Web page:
I'd been living with my parents for several weeks. The distance was healing. With each passing day, I felt myself becoming a little more grounded, a little more still. As I reconnected with myself and my Savior, lessons that I'd already learned returned to my mind. Years earlier, when J and I were newly married, we'd experienced a crisis that had nearly resulted in divorce. As I ran on rolling, country roads, I accepted once again the things I'd come to accept then:
- I could not rely on J or our marriage to make me feel valued, fulfilled, beautiful and whole. I was all of those things regardless of J or his actions.
- J was not responsible for my happiness and I was not responsible for his. I accepted that I only had control over my own choices and attitudes, not my husband's.
- I accepted that J was not the sum of his mistakes.
- I accepted that forgiveness was a gift. I could give it freely and without condition.
- I accepted that I was a mortal, flawed woman married to a mortal, flawed man and the only way to navigate the many things that felt 'true' was to rely on Heavenly Father.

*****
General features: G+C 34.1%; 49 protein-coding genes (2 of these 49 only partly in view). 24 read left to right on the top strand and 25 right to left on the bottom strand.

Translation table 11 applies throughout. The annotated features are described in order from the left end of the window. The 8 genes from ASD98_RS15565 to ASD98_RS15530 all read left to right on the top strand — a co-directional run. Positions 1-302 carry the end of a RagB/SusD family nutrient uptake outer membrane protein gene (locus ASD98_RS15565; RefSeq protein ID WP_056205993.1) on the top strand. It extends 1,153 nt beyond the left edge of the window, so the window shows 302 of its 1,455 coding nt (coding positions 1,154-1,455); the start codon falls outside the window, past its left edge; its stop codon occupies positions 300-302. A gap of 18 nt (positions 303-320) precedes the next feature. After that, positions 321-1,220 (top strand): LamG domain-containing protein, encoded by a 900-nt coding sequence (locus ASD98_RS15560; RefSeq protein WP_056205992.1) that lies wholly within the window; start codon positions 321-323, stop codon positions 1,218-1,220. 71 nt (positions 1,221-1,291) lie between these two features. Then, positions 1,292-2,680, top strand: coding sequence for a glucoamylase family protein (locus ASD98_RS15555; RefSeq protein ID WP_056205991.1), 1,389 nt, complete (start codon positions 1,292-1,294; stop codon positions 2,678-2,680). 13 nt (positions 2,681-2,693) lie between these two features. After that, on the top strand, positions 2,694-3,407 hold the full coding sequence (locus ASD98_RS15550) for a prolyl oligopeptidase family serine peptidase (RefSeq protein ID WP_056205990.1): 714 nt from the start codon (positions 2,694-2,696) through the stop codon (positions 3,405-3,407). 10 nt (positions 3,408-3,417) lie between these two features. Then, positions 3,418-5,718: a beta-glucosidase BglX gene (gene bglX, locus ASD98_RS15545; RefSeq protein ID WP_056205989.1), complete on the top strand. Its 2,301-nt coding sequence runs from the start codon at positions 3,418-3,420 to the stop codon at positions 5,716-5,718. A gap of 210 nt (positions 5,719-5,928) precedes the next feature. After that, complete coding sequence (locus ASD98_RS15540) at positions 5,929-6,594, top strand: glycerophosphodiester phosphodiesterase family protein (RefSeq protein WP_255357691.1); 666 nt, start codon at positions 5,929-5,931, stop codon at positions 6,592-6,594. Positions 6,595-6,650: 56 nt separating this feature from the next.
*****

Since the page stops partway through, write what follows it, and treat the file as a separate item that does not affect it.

- I accepted that God's version of things working out and my version of things working out would not always be the same-- but that God's version was always better, even if it was more painful.
One night, I woke to an alert on my phone. It was an email from J, and it wasn't good. I stayed awake to think, write and pray. As dawn broke, I laced up my running shoes, stepped out the door, and pleaded aloud.
For weeks, every time I asked for guidance, the word whispered to my soul was, "patience." But this time, I felt with certainty that I had to give J a choice. Move out, or the children and I would stay in Grangeville.
That was the moment that I finally accepted that even if it was true that I'd been right to marry J; even if it was true that I'd been told to stay; even if it was true that we were meant to bring these children into the world; even if it was true that I could be happy and at peace regardless of J's actions; even if it was true that I loved him; even if I did everything 'right', J and I might still get divorced. I accepted that J had his agency and that I may someday receive the whisper, "enough". I had to accept that it would not be a failure.
God's version of things working out and my version of things working out would not always be the same. But I accepted that God's version was always better.